The downside of number porting.Yesterday I was woken by an unsolicited text from an online bingo provider, not for the first time. Getting fed up with them I searched and found a number that I could forward them to that deals with spam.
I duly forwarded the msg, and received a reply asking for the originator callerID. I had to tell them that it was sent from 000000, and expected to hear no more.
I have a new phone in addition and wanted to update the contacts so I know own number. I called my old phone number and found it was reported as "Temporarily Unavailable". I found I could send texts and make calls but not receive them.
Thinking the phone was faulty I swapped the SIM to another phone and now there was no signal at all. Back to the other phone and now no signal there either.
I checked the O2 status page, and it said all the network was fine.
I had a spare PAYG SIM on the same network, so I tried that and it worked fine. So I thought that it was the SIM with my main number that was faulty. I contacted my MobileSP to ask for my credit to be moved to the working SIM.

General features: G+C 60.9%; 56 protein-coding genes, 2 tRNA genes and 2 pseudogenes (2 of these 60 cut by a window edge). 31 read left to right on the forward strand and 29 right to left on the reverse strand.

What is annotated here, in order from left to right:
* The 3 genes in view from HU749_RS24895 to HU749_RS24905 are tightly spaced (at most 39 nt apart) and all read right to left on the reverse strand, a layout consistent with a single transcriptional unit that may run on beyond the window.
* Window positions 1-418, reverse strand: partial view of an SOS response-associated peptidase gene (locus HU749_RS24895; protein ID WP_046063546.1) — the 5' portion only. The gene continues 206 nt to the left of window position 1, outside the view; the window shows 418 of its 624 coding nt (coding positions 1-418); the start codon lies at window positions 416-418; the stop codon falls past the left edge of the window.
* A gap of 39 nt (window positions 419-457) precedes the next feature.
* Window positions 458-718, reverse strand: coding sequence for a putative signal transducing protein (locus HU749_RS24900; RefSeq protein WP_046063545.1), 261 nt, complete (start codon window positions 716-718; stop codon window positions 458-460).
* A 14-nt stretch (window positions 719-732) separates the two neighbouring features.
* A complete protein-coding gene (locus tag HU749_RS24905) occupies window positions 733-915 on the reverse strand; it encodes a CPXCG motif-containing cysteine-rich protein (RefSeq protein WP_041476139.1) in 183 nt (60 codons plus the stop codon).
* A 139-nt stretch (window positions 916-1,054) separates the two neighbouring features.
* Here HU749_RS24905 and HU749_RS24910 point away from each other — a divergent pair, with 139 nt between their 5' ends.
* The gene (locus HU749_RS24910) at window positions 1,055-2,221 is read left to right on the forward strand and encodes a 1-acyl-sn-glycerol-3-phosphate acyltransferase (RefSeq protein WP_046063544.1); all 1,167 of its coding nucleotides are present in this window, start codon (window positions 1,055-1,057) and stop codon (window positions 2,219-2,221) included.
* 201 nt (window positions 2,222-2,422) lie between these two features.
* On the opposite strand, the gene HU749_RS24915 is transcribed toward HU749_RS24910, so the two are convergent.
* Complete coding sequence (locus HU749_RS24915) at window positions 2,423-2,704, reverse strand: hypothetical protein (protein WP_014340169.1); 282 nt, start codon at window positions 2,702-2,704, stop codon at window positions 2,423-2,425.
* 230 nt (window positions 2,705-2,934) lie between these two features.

Then at 2am today I get a series of txt msgs on the 'dead' phone over a 30 min period. These turned out to be messages from yesterday, including test ones I had sent to myself.
So what did I learn. My current analysis is that the problem was caused by using a 'Ported Number' on the SIM
The working SIM is on the same network, but with a 'native' number. OFCOM documents indicate that there may be routing changes underway at the moment.
If this is the cause then maybe porting your number is not a good move, not only does any spam follow you, but it adds another layer of 'service' to fail.